Monday, 7 January 2013

Can they hear me, crying in the rain?

Dig down through the soil in any part of my garden and you’ll hit a solid pan of pebbles and boulders. It comes as a surprise after two feet of soft, rich soil. A hard, jolting surprise. The tines of your fork bend as you try to find a way through, to ease the foreign matter loose. Your neat hole dug for the fence, trellis or gazebo post becomes enlarged and distorted in the search for the margins of a large boulder. When the obstruction is revealed in all its terrible glory, the shaft of the spade snaps in an attempt to lever the monster free from the earth.
This isn’t a natural feature of my back garden. There’s no glacial or ancient river-bed explanation, it was caused by huge earth-shifting lorries that used my back yard as a throughway during the construction of the housing estate seven years ago. There’s no such easy explanation for the obstruction under my own soft surface. It was found beneath my ribs, after I broke them in a karate sparring session. The boulders can be dug out of the garden with the right tools. My cancer couldn’t be removed. It was part of me.
James loves the garden. He’s not a typical boy. The flowers and vegetables are safe from harm when he’s around, unless he has other, more boisterous, playmates to visit. We have the accoutrements of childhood - footballs, sliotars, a rugby ball, the usual sport playthings, but James doesn’t kick the heads off the roses or bash the broccoli. He inhales the scents, wonders at the earth’s creative abundance and carries ladybirds from tree to tree. My special son with unique focal powers. He dwells within a spectrum of disorders, a fitting word for the range of colours and lights that brighten his world.
From the front of the house I call to my family, each of them busy, indulging in their own favourite pastime. They don’t hear me or, if they do, there’s no response.
My wife, Leah, reads a novel. When she doesn’t read, she sleeps on the white stitched, dark brown leather of the Italian sofa in the playroom. We chose that sofa together, just before the recession took hold. There was a bitter fight with the bankrupt furniture company to get it delivered.
Sarah plays her silver-plated flute, bought with her own money saved from birthday, Christmas and Holy Communion gifts. At age six she drew her first note from a flute at the music school open day and took a firm vow to one day buy her own. Now ten, she picks up any new classical piece from sheet music within minutes. It’s too early to say she’s a prodigy but the sound is heavenly.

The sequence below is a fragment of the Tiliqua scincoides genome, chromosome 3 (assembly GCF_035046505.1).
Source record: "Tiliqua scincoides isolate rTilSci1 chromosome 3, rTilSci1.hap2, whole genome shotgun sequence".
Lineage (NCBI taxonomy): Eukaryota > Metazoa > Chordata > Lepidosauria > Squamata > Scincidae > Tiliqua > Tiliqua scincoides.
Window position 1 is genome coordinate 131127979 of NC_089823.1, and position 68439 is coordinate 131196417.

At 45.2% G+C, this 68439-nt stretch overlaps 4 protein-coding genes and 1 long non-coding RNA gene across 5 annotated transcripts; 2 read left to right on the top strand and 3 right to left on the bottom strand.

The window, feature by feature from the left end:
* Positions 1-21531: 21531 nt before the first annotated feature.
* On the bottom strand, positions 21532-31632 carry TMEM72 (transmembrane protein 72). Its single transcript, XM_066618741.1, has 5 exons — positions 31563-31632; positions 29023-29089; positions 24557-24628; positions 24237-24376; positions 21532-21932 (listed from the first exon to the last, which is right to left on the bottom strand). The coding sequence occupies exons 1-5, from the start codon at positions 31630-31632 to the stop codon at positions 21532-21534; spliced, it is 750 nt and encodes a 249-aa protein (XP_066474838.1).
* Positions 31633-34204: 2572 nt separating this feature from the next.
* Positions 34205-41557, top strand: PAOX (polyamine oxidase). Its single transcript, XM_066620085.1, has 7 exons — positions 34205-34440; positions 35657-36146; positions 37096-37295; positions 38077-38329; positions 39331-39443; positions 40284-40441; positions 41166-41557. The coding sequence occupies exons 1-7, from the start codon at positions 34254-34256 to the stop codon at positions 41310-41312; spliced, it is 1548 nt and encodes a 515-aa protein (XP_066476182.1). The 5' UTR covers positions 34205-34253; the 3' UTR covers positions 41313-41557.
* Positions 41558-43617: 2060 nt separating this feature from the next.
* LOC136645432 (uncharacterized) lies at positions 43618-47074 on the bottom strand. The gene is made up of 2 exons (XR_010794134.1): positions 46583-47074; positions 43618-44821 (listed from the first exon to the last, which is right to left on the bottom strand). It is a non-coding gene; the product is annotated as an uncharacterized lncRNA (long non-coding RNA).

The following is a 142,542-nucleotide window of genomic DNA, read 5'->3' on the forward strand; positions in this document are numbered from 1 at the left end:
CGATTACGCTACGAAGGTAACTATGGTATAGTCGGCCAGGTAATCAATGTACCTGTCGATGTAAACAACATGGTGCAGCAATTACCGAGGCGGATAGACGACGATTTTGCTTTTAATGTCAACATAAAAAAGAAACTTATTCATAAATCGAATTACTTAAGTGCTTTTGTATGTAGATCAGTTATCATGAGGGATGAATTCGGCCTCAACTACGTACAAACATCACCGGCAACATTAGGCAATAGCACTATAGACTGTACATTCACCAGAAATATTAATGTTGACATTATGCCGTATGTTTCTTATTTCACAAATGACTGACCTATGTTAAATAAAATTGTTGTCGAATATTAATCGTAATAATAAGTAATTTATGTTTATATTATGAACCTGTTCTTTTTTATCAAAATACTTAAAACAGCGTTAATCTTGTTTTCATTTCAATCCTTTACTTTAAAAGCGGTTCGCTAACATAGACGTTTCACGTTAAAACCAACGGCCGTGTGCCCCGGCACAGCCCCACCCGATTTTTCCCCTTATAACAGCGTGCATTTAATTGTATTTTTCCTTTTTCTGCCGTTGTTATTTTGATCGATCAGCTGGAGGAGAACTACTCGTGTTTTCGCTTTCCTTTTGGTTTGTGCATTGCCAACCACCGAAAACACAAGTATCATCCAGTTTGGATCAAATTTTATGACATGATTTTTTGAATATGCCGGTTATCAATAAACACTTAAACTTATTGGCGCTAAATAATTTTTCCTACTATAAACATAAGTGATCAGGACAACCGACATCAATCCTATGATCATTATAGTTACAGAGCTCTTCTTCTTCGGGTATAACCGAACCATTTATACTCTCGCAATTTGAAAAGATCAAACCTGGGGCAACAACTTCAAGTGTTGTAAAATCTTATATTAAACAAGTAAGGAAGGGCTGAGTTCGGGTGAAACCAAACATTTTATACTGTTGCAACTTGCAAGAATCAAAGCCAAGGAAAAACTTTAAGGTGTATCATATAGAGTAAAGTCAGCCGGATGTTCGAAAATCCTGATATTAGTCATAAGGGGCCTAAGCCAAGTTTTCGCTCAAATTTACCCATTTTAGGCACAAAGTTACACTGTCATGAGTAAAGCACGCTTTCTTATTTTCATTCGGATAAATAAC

I walk through to the back of the house, calling for them again. James hears me first, his ear ever tuned for my voice. He looks up from his Lego and I stoop down to ruffle his hair. When he’s not playing Lego or exploring the garden, James likes to watch recorded TV programmes that include quizzes, facts and figures. He’ll stand in front of the screen and speak the answers in time with the contestants, every high and low score of the series stored in a memory that can’t remember where he left his shoes.
I became needy. The family understood that. I didn’t show pain and they didn’t smother me with sympathy. They showed that they cared by respecting my needs when I had to have one or another to keep me company.
‘Let’s take a turn around the grounds,’ I say.
Leah lets her glasses slip down her nose, gives a tight smile and returns to her book. Not her.
Through the archway, in the dining room, Sarah runs through a minuet and hits a wrong note.
‘That should be a sharp,’ I call to her.
‘I’ll play that again,’ she says and runs through the tune, an emphasis placed on the corrected tone.
‘I don’t know how your father could tell the difference,’ Leah mutters from behind her book.
James stands and I put my hand down to his.
‘We’re going outside, Mum. We’re going outside.’
‘Yes, dear. Come in if it rains.’
He unlocks the door and hooks it open.
‘Down here, Dad. Down to the orchard, where it’s squelchy.’
It’s just a dwarf Granny Smith’s apple and a Victoria plum tree. I built the trellis across the garden to give an illusion of a secret garden. This is where I did battle with buried boulders. This is where I sit on my bench, listening to the birds and watching James gather the autumn leaves.
‘Look, Dad. These aren’t from our tree.’ He holds up a fistful of oak leaves that have blown in from the neighbour’s garden.
Sarah’s flute strikes up a new tune, a march. The notes stride down from the house, and James stomps around the base of the apple tree, his shoes hitting the waterlogged ground with the sound of troops crossing the marshes.
‘Let’s dance,’ he says and takes my hand, swinging his arm to the military step. He will never be too self-conscious, too embarrassed to hold his father’s hand. James doesn’t see, hear or feel other people’s opinions. But he sees me, feels the strong, assuring grip of my hand on his.
My feet make no splash next to his. The rain begins to fall, pattering the leaves. The tears of an absent father.

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Thursday, 3 January 2013

Get the WIP out and get on with it, Ruby!

Over Christmas I shared the first 38k words of the sequel to Peril with my beta reader and things are looking good. Now I need to knuckle down and get it completed. Peril has reviewed well on Goodreads, Amazon dot com and UK. I've learned a lot from those reviews and hope readers will enjoy the sequel just as much or even more. In the meantime Peril is featured on the UK site Indie Book Bargains - please take a look by clicking the badge below.

Indie Book Bargains 

If you've enjoyed reading Ruby's blog then please sign up to Ruby's News for freebies, advance review copies of upcoming novels and occasional updates. Thanks!